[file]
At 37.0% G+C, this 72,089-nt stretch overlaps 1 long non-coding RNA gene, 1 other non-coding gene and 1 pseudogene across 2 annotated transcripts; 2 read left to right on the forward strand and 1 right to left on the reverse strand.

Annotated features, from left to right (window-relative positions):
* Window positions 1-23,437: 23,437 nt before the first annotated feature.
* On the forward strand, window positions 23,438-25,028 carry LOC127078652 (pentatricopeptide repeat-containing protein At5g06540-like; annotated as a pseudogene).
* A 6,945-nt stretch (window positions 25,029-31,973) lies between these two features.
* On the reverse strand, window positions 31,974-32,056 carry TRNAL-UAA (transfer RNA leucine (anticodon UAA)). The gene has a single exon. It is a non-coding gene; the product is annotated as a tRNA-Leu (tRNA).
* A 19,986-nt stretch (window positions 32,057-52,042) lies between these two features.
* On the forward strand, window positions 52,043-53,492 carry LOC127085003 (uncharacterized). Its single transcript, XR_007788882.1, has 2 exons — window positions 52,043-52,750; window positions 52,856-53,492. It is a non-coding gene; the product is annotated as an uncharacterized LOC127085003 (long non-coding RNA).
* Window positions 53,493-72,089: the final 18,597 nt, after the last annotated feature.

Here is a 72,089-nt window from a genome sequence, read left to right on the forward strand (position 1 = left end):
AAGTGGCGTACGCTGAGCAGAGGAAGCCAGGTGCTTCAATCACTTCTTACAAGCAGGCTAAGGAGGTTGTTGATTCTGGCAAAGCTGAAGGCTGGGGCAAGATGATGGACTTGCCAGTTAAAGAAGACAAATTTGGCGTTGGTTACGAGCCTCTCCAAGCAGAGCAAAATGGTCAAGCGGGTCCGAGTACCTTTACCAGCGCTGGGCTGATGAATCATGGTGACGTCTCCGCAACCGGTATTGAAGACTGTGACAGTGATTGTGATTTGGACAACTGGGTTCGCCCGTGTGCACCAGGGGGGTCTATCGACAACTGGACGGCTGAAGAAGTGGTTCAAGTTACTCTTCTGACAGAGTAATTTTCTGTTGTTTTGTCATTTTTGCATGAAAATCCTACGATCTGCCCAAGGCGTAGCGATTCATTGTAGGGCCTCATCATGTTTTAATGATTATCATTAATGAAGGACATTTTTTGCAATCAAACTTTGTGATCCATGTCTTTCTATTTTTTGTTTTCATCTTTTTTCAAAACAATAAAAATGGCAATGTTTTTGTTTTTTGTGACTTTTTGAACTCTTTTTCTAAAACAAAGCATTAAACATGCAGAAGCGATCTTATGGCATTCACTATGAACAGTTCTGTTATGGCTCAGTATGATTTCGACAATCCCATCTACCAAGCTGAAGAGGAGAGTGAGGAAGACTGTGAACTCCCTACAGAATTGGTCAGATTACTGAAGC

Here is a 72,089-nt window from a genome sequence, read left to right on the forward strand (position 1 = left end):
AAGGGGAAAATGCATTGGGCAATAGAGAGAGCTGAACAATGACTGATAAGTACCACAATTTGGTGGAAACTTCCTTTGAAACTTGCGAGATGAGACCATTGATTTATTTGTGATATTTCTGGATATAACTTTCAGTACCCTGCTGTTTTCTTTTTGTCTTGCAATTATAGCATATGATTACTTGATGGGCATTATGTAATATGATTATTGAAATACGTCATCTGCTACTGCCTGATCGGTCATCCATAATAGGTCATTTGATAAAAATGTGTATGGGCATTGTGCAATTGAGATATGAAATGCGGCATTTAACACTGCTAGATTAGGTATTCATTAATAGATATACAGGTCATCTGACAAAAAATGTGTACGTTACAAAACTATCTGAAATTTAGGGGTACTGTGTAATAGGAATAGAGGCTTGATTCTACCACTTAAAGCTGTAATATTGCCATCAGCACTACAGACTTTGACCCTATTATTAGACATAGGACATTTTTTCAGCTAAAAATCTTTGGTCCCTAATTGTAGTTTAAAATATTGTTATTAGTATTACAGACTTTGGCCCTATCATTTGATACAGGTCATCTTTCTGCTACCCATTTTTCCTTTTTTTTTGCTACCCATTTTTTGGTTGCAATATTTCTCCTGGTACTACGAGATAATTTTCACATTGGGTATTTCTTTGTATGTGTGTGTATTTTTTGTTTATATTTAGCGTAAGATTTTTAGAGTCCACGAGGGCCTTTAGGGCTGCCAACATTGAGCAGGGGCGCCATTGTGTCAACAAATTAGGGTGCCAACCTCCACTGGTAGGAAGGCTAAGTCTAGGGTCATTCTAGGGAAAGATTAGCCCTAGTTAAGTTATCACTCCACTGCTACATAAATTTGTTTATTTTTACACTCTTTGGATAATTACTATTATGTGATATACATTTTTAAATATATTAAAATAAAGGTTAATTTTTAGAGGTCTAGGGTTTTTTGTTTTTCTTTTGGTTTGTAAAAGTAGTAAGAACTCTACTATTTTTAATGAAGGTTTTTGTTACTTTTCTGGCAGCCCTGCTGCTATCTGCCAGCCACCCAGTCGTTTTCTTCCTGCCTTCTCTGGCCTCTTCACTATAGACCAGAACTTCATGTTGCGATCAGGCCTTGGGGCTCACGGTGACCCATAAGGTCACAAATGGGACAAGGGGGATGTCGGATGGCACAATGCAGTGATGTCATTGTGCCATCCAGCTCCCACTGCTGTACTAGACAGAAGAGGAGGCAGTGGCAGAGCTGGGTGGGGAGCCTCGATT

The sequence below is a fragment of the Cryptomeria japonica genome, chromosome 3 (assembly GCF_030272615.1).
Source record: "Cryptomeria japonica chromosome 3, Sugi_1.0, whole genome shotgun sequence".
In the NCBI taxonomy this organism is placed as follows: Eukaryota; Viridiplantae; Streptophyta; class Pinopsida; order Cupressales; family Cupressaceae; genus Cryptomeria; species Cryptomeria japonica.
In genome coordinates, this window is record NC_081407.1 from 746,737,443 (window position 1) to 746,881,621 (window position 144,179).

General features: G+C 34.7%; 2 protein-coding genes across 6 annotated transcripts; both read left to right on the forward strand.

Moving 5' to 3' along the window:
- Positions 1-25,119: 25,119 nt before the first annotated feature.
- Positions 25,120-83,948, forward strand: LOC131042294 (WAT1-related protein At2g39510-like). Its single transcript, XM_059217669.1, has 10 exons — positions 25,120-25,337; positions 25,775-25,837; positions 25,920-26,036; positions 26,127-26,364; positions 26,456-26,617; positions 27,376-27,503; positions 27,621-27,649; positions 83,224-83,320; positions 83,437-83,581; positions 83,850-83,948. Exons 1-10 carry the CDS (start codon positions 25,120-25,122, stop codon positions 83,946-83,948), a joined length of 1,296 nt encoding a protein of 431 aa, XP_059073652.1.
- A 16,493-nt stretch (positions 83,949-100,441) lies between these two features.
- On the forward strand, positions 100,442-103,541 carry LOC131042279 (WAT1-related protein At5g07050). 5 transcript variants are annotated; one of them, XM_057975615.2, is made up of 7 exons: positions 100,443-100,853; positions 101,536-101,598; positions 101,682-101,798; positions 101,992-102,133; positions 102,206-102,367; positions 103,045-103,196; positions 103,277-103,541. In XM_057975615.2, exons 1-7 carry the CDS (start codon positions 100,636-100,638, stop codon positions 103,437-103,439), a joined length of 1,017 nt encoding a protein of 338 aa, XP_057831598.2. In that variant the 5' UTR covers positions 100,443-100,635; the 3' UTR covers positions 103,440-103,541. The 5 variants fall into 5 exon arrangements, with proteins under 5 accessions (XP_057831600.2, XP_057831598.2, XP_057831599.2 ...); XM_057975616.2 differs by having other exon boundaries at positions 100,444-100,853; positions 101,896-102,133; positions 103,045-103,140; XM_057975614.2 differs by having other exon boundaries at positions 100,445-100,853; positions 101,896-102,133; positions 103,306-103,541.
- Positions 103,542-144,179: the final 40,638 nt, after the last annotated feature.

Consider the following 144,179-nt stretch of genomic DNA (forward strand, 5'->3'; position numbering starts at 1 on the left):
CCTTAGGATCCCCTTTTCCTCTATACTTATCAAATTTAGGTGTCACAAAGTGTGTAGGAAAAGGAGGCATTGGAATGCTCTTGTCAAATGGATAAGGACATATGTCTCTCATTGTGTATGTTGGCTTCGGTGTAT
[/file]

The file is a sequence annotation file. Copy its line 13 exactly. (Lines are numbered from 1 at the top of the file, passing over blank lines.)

AAGGGGAAAATGCATTGGGCAATAGAGAGAGCTGAACAATGACTGATAAGTACCACAATTTGGTGGAAACTTCCTTTGAAACTTGCGAGATGAGACCATTGATTTATTTGTGATATTTCTGGATATAACTTTCAGTACCCTGCTGTTTTCTTTTTGTCTTGCAATTATAGCATATGATTACTTGATGGGCATTATGTAATATGATTATTGAAATACGTCATCTGCTACTGCCTGATCGGTCATCCATAATAGGTCATTTGATAAAAATGTGTATGGGCATTGTGCAATTGAGATATGAAATGCGGCATTTAACACTGCTAGATTAGGTATTCATTAATAGATATACAGGTCATCTGACAAAAAATGTGTACGTTACAAAACTATCTGAAATTTAGGGGTACTGTGTAATAGGAATAGAGGCTTGATTCTACCACTTAAAGCTGTAATATTGCCATCAGCACTACAGACTTTGACCCTATTATTAGACATAGGACATTTTTTCAGCTAAAAATCTTTGGTCCCTAATTGTAGTTTAAAATATTGTTATTAGTATTACAGACTTTGGCCCTATCATTTGATACAGGTCATCTTTCTGCTACCCATTTTTCCTTTTTTTTTGCTACCCATTTTTTGGTTGCAATATTTCTCCTGGTACTACGAGATAATTTTCACATTGGGTATTTCTTTGTATGTGTGTGTATTTTTTGTTTATATTTAGCGTAAGATTTTTAGAGTCCACGAGGGCCTTTAGGGCTGCCAACATTGAGCAGGGGCGCCATTGTGTCAACAAATTAGGGTGCCAACCTCCACTGGTAGGAAGGCTAAGTCTAGGGTCATTCTAGGGAAAGATTAGCCCTAGTTAAGTTATCACTCCACTGCTACATAAATTTGTTTATTTTTACACTCTTTGGATAATTACTATTATGTGATATACATTTTTAAATATATTAAAATAAAGGTTAATTTTTAGAGGTCTAGGGTTTTTTGTTTTTCTTTTGGTTTGTAAAAGTAGTAAGAACTCTACTATTTTTAATGAAGGTTTTTGTTACTTTTCTGGCAGCCCTGCTGCTATCTGCCAGCCACCCAGTCGTTTTCTTCCTGCCTTCTCTGGCCTCTTCACTATAGACCAGAACTTCATGTTGCGATCAGGCCTTGGGGCTCACGGTGACCCATAAGGTCACAAATGGGACAAGGGGGATGTCGGATGGCACAATGCAGTGATGTCATTGTGCCATCCAGCTCCCACTGCTGTACTAGACAGAAGAGGAGGCAGTGGCAGAGCTGGGTGGGGAGCCTCGATT